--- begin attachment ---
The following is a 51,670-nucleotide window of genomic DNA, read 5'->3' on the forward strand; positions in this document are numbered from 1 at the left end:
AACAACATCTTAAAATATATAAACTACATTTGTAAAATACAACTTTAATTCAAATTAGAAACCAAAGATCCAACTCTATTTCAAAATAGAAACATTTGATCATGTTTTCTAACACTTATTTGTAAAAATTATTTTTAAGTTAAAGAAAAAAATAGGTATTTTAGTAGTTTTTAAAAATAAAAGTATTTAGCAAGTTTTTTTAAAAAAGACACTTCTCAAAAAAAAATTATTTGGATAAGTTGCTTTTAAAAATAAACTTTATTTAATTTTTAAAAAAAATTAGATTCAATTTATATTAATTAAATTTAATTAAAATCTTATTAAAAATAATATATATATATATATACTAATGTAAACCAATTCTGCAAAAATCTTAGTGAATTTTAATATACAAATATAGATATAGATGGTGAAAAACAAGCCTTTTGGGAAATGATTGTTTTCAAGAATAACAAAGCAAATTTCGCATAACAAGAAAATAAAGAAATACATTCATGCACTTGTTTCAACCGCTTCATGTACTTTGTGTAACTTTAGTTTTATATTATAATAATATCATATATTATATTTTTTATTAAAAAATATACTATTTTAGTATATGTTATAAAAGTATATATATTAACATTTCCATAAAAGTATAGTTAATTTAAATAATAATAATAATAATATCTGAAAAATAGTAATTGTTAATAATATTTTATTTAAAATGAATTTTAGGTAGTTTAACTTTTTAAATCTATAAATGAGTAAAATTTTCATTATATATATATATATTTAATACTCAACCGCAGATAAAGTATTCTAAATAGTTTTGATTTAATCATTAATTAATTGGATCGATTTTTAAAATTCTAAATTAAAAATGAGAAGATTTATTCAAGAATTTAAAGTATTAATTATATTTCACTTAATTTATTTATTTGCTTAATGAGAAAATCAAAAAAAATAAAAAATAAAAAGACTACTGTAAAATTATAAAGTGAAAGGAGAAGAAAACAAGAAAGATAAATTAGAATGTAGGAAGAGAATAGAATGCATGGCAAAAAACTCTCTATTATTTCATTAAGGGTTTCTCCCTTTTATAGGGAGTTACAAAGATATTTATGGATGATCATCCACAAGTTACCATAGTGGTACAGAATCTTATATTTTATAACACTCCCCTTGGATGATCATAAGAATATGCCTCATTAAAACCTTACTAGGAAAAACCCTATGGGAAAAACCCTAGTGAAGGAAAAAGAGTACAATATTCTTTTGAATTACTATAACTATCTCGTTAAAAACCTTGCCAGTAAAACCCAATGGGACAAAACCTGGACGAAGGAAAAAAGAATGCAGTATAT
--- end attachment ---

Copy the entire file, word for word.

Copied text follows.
The following is a 51,670-nucleotide window of genomic DNA, read 5'->3' on the forward strand; positions in this document are numbered from 1 at the left end:
AACAACATCTTAAAATATATAAACTACATTTGTAAAATACAACTTTAATTCAAATTAGAAACCAAAGATCCAACTCTATTTCAAAATAGAAACATTTGATCATGTTTTCTAACACTTATTTGTAAAAATTATTTTTAAGTTAAAGAAAAAAATAGGTATTTTAGTAGTTTTTAAAAATAAAAGTATTTAGCAAGTTTTTTTAAAAAAGACACTTCTCAAAAAAAAATTATTTGGATAAGTTGCTTTTAAAAATAAACTTTATTTAATTTTTAAAAAAAATTAGATTCAATTTATATTAATTAAATTTAATTAAAATCTTATTAAAAATAATATATATATATATATACTAATGTAAACCAATTCTGCAAAAATCTTAGTGAATTTTAATATACAAATATAGATATAGATGGTGAAAAACAAGCCTTTTGGGAAATGATTGTTTTCAAGAATAACAAAGCAAATTTCGCATAACAAGAAAATAAAGAAATACATTCATGCACTTGTTTCAACCGCTTCATGTACTTTGTGTAACTTTAGTTTTATATTATAATAATATCATATATTATATTTTTTATTAAAAAATATACTATTTTAGTATATGTTATAAAAGTATATATATTAACATTTCCATAAAAGTATAGTTAATTTAAATAATAATAATAATAATATCTGAAAAATAGTAATTGTTAATAATATTTTATTTAAAATGAATTTTAGGTAGTTTAACTTTTTAAATCTATAAATGAGTAAAATTTTCATTATATATATATATATTTAATACTCAACCGCAGATAAAGTATTCTAAATAGTTTTGATTTAATCATTAATTAATTGGATCGATTTTTAAAATTCTAAATTAAAAATGAGAAGATTTATTCAAGAATTTAAAGTATTAATTATATTTCACTTAATTTATTTATTTGCTTAATGAGAAAATCAAAAAAAATAAAAAATAAAAAGACTACTGTAAAATTATAAAGTGAAAGGAGAAGAAAACAAGAAAGATAAATTAGAATGTAGGAAGAGAATAGAATGCATGGCAAAAAACTCTCTATTATTTCATTAAGGGTTTCTCCCTTTTATAGGGAGTTACAAAGATATTTATGGATGATCATCCACAAGTTACCATAGTGGTACAGAATCTTATATTTTATAACACTCCCCTTGGATGATCATAAGAATATGCCTCATTAAAACCTTACTAGGAAAAACCCTATGGGAAAAACCCTAGTGAAGGAAAAAGAGTACAATATTCTTTTGAATTACTATAACTATCTCGTTAAAAACCTTGCCAGTAAAACCCAATGGGACAAAACCTGGACGAAGGAAAAAAGAATGCAGTATAT